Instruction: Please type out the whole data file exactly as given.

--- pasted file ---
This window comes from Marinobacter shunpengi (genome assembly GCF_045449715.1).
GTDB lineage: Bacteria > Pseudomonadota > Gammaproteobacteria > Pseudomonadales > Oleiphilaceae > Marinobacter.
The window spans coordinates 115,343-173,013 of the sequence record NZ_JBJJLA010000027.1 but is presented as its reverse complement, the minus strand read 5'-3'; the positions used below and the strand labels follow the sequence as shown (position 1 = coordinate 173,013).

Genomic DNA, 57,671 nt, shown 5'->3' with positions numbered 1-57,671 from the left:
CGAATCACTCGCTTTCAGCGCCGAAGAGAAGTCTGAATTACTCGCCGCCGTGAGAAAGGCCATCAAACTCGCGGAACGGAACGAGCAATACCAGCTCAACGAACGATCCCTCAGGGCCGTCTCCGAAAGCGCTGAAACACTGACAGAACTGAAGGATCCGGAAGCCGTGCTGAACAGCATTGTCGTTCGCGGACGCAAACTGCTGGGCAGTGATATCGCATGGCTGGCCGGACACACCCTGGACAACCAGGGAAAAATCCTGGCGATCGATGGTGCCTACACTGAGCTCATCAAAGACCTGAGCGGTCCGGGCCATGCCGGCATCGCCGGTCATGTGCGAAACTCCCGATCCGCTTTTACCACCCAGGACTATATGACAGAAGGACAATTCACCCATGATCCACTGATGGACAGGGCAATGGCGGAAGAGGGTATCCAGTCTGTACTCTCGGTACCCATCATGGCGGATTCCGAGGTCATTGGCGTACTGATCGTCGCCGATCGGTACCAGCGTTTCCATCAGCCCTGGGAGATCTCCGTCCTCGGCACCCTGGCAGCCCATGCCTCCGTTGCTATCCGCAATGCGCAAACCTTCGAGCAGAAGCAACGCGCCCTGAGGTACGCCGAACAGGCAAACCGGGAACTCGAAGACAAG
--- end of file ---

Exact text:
This window comes from Marinobacter shunpengi (genome assembly GCF_045449715.1).
GTDB lineage: Bacteria > Pseudomonadota > Gammaproteobacteria > Pseudomonadales > Oleiphilaceae > Marinobacter.
The window spans coordinates 115,343-173,013 of the sequence record NZ_JBJJLA010000027.1 but is presented as its reverse complement, the minus strand read 5'-3'; the positions used below and the strand labels follow the sequence as shown (position 1 = coordinate 173,013).

Genomic DNA, 57,671 nt, shown 5'->3' with positions numbered 1-57,671 from the left:
CGAATCACTCGCTTTCAGCGCCGAAGAGAAGTCTGAATTACTCGCCGCCGTGAGAAAGGCCATCAAACTCGCGGAACGGAACGAGCAATACCAGCTCAACGAACGATCCCTCAGGGCCGTCTCCGAAAGCGCTGAAACACTGACAGAACTGAAGGATCCGGAAGCCGTGCTGAACAGCATTGTCGTTCGCGGACGCAAACTGCTGGGCAGTGATATCGCATGGCTGGCCGGACACACCCTGGACAACCAGGGAAAAATCCTGGCGATCGATGGTGCCTACACTGAGCTCATCAAAGACCTGAGCGGTCCGGGCCATGCCGGCATCGCCGGTCATGTGCGAAACTCCCGATCCGCTTTTACCACCCAGGACTATATGACAGAAGGACAATTCACCCATGATCCACTGATGGACAGGGCAATGGCGGAAGAGGGTATCCAGTCTGTACTCTCGGTACCCATCATGGCGGATTCCGAGGTCATTGGCGTACTGATCGTCGCCGATCGGTACCAGCGTTTCCATCAGCCCTGGGAGATCTCCGTCCTCGGCACCCTGGCAGCCCATGCCTCCGTTGCTATCCGCAATGCGCAAACCTTCGAGCAGAAGCAACGCGCCCTGAGGTACGCCGAACAGGCAAACCGGGAACTCGAAGACAAG